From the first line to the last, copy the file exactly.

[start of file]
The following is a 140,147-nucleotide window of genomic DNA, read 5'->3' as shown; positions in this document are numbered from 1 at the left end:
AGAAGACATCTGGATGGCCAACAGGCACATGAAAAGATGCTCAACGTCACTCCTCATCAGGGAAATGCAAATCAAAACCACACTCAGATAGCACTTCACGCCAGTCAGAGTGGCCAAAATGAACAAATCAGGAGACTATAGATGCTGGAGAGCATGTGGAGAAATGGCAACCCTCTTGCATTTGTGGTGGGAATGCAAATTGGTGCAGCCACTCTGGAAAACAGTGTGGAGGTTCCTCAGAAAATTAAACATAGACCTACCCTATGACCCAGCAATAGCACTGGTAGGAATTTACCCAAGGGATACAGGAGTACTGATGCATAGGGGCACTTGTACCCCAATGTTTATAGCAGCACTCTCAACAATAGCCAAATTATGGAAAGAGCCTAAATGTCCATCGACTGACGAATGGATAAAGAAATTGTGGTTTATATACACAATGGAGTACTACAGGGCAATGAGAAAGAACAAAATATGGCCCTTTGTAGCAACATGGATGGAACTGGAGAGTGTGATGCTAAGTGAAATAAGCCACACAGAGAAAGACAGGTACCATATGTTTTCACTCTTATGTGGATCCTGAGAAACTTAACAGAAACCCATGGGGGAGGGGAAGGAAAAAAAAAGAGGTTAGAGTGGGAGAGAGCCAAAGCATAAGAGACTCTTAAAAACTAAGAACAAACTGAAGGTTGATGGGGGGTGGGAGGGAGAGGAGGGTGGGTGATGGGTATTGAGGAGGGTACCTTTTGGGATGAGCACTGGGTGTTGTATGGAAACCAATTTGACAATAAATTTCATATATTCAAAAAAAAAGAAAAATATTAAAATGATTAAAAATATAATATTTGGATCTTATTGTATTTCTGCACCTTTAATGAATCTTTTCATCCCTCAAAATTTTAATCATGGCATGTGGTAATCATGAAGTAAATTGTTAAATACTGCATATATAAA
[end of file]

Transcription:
The following is a 140,147-nucleotide window of genomic DNA, read 5'->3' as shown; positions in this document are numbered from 1 at the left end:
AGAAGACATCTGGATGGCCAACAGGCACATGAAAAGATGCTCAACGTCACTCCTCATCAGGGAAATGCAAATCAAAACCACACTCAGATAGCACTTCACGCCAGTCAGAGTGGCCAAAATGAACAAATCAGGAGACTATAGATGCTGGAGAGCATGTGGAGAAATGGCAACCCTCTTGCATTTGTGGTGGGAATGCAAATTGGTGCAGCCACTCTGGAAAACAGTGTGGAGGTTCCTCAGAAAATTAAACATAGACCTACCCTATGACCCAGCAATAGCACTGGTAGGAATTTACCCAAGGGATACAGGAGTACTGATGCATAGGGGCACTTGTACCCCAATGTTTATAGCAGCACTCTCAACAATAGCCAAATTATGGAAAGAGCCTAAATGTCCATCGACTGACGAATGGATAAAGAAATTGTGGTTTATATACACAATGGAGTACTACAGGGCAATGAGAAAGAACAAAATATGGCCCTTTGTAGCAACATGGATGGAACTGGAGAGTGTGATGCTAAGTGAAATAAGCCACACAGAGAAAGACAGGTACCATATGTTTTCACTCTTATGTGGATCCTGAGAAACTTAACAGAAACCCATGGGGGAGGGGAAGGAAAAAAAAAGAGGTTAGAGTGGGAGAGAGCCAAAGCATAAGAGACTCTTAAAAACTAAGAACAAACTGAAGGTTGATGGGGGGTGGGAGGGAGAGGAGGGTGGGTGATGGGTATTGAGGAGGGTACCTTTTGGGATGAGCACTGGGTGTTGTATGGAAACCAATTTGACAATAAATTTCATATATTCAAAAAAAAAGAAAAATATTAAAATGATTAAAAATATAATATTTGGATCTTATTGTATTTCTGCACCTTTAATGAATCTTTTCATCCCTCAAAATTTTAATCATGGCATGTGGTAATCATGAAGTAAATTGTTAAATACTGCATATATAAA